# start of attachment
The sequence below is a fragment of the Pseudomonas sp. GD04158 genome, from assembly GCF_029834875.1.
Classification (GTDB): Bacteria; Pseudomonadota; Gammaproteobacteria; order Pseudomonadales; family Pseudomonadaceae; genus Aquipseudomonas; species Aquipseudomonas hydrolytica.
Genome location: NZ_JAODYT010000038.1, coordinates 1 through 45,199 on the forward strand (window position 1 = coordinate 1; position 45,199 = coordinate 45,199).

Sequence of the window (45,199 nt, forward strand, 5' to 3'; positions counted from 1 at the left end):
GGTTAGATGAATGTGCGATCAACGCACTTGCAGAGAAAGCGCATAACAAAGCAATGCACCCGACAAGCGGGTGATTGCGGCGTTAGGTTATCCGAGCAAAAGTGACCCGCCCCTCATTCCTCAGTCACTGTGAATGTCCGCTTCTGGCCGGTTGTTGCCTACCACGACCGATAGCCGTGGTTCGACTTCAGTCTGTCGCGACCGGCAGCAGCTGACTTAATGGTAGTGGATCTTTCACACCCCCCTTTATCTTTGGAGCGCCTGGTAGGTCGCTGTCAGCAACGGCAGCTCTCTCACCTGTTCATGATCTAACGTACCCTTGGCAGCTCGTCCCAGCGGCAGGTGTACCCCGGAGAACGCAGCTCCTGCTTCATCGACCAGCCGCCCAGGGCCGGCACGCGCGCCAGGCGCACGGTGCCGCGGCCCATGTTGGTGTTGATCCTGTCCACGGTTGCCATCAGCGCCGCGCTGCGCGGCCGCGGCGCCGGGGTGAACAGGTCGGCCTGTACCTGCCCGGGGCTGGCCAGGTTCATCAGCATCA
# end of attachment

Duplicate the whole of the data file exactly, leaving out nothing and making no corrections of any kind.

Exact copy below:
The sequence below is a fragment of the Pseudomonas sp. GD04158 genome, from assembly GCF_029834875.1.
Classification (GTDB): Bacteria; Pseudomonadota; Gammaproteobacteria; order Pseudomonadales; family Pseudomonadaceae; genus Aquipseudomonas; species Aquipseudomonas hydrolytica.
Genome location: NZ_JAODYT010000038.1, coordinates 1 through 45,199 on the forward strand (window position 1 = coordinate 1; position 45,199 = coordinate 45,199).

Sequence of the window (45,199 nt, forward strand, 5' to 3'; positions counted from 1 at the left end):
GGTTAGATGAATGTGCGATCAACGCACTTGCAGAGAAAGCGCATAACAAAGCAATGCACCCGACAAGCGGGTGATTGCGGCGTTAGGTTATCCGAGCAAAAGTGACCCGCCCCTCATTCCTCAGTCACTGTGAATGTCCGCTTCTGGCCGGTTGTTGCCTACCACGACCGATAGCCGTGGTTCGACTTCAGTCTGTCGCGACCGGCAGCAGCTGACTTAATGGTAGTGGATCTTTCACACCCCCCTTTATCTTTGGAGCGCCTGGTAGGTCGCTGTCAGCAACGGCAGCTCTCTCACCTGTTCATGATCTAACGTACCCTTGGCAGCTCGTCCCAGCGGCAGGTGTACCCCGGAGAACGCAGCTCCTGCTTCATCGACCAGCCGCCCAGGGCCGGCACGCGCGCCAGGCGCACGGTGCCGCGGCCCATGTTGGTGTTGATCCTGTCCACGGTTGCCATCAGCGCCGCGCTGCGCGGCCGCGGCGCCGGGGTGAACAGGTCGGCCTGTACCTGCCCGGGGCTGGCCAGGTTCATCAGCATCA